3 Multidisciplinary Lessons Learned
GRC leaders shouldn’t expect to find an off-the-shelf GRC solution that truly meets their needs. Instead, they should focus on adopting a balanced, iterative approach, likely one involving a variety of technology schemes that include practical, best-practice steps to encourage multiple assurance stakeholders to recognize their shared goals and frameworks while also supporting the unique needs of each group.
Organizations reviewing marketing materials and selecting governance, risk and compliance (GRC) solutions often come away with the impression that they can use plug-and-play technology to manage their multidisciplinary GRC program. However, although many strong technologies are available for GRC, “out-of-the box GRC” simply does not exist. Even single-discipline solutions need some configuration to meet client-specific requirements.
Add to this the complexity of multiple groups and typical GRC program fragmentation, and it becomes essential to avoid holding out hope that a single turnkey solution will do everything required. Instead, GRC leaders should focus on adopting a balanced, iterative approach, likely one involving a variety of technology schemes that include practical, best-practice steps to encourage multiple assurance stakeholders to recognize their shared goals and frameworks while also supporting the unique needs of each group.
Having participated in or supported hundreds of GRC implementations, we have found that a successful multidisciplinary GRC implementation starts with heeding the following three program realities:
1. It’s Difficult – But Definitely Achievable
By their nature, assurance groups have their own processes in place, typically based on how they have successfully run their groups for years or how they did so at other organizations. Some organizations seek to eliminate this natural complexity by imposing a monolithic, top-down GRC solution on all assurance groups. This approach, however, is fraught with peril. A technology can only support a program; it is not the program itself. A good motto to heed is “Methodology first, technology second.”
Besides, there is no guarantee that the technology a single team or the IT function chooses will align with the methodologies the various assurance groups use, especially if the solution is initially over-configured. When an unwieldy, over-configured technology is imposed on an assurance group, the group will tend to ignore or work around the technology or implement it in a way that undercuts its effectiveness.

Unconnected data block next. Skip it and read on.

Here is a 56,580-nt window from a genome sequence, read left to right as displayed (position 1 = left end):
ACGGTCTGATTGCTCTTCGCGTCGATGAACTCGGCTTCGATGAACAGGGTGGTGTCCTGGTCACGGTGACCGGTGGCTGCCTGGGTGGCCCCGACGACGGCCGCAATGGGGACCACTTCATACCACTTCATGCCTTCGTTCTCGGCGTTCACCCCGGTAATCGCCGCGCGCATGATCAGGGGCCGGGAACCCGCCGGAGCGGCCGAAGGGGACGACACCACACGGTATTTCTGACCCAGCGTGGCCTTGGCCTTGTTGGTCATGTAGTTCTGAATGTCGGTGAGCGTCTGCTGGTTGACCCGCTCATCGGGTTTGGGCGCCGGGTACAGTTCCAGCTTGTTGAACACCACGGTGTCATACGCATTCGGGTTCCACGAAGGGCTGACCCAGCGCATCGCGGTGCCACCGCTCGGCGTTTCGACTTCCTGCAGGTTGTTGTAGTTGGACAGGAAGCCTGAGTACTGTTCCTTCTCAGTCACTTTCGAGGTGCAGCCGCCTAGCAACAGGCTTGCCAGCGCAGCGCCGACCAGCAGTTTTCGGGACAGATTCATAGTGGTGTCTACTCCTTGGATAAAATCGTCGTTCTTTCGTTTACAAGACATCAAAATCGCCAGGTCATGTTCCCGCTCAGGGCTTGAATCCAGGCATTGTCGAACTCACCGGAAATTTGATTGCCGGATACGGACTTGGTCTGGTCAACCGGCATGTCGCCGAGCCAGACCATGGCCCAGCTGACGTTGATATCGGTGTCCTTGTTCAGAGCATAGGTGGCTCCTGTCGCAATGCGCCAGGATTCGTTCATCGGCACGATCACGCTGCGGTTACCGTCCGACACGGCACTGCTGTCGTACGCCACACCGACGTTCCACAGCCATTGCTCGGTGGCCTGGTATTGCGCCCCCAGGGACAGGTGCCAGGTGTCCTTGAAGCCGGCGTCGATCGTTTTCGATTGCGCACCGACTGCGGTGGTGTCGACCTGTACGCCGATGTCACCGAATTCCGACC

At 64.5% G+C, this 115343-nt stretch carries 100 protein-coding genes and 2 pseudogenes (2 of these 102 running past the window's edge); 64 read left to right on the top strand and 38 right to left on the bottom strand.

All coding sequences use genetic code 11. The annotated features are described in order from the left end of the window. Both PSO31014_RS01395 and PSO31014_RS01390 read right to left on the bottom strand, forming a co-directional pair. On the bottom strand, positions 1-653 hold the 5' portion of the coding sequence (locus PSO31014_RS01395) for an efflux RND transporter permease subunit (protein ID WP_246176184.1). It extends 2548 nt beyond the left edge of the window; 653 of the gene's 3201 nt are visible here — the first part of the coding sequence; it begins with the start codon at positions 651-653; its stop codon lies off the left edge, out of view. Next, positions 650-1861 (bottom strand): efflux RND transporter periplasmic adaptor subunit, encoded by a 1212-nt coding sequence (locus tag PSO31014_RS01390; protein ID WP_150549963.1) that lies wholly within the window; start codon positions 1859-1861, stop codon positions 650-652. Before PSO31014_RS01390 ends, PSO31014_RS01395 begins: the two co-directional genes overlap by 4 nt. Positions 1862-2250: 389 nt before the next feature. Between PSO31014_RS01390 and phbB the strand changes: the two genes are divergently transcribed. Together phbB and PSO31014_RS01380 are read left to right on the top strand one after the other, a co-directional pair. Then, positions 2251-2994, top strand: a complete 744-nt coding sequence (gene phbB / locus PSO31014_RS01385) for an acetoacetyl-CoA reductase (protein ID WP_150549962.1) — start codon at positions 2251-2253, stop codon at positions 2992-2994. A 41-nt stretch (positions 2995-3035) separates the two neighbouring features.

It is far better to accept that satisfying the needs of multiple assurance groups will be inherently messy and difficult, but that there are effective ways to approach and work through this quagmire. First, ensure strong executive sponsorship. A multidisciplinary GRC program may be deemed essential, but that does not guarantee a sufficient long-term investment of money and resources. Further, without strong sponsorship from the C-suite, it will be more difficult to obtain buy-in from the various assurance groups, and overall, the program will not be able to maintain the high organizational profile it must have to progress through the inevitable challenges.
Next, obtain buy-in from all key stakeholders, including the lines of business (LOBs). Ultimately, GRC efforts involve the assurance and audit functions working well with the LOBs to manage risk, but the LOBs are extremely busy executing their day-to-day activities. Thus, obtaining their buy-in to the approach – and to the level of effort required to manage both the business and operational risks – is crucial.
When multiple stakeholders feed into, update and build a GRC program, it becomes possible to strike a balance between consistency and rationalization across the company on the one side and support for unique stakeholder requirements on the other. Further, when all the groups know they have been represented, they are more likely to accept some imperfection for the greater good, instead of simply ignoring or working around the solution out of frustration.
Finally, develop a strong program management organization (PMO). An operational-based PMO simply is not enough. There must also be a strong program manager. Too often, multidisciplinary projects are given a project manager responsible for managing tasks instead of a program manager with the appropriate subject-matter expertise to understand and rationalize multi-stakeholder requirements and then construct a harmonized corporate approach.
With only a project manager, paralysis tends to ensue as the project team struggles to support every group requirement – or the team pushes ahead, creating unrationalized clutter. Only a strong program manager with the necessary expertise will be able to achieve the balance between unique stakeholder requirements and corporate-level goals.
2. A Common Language Is Key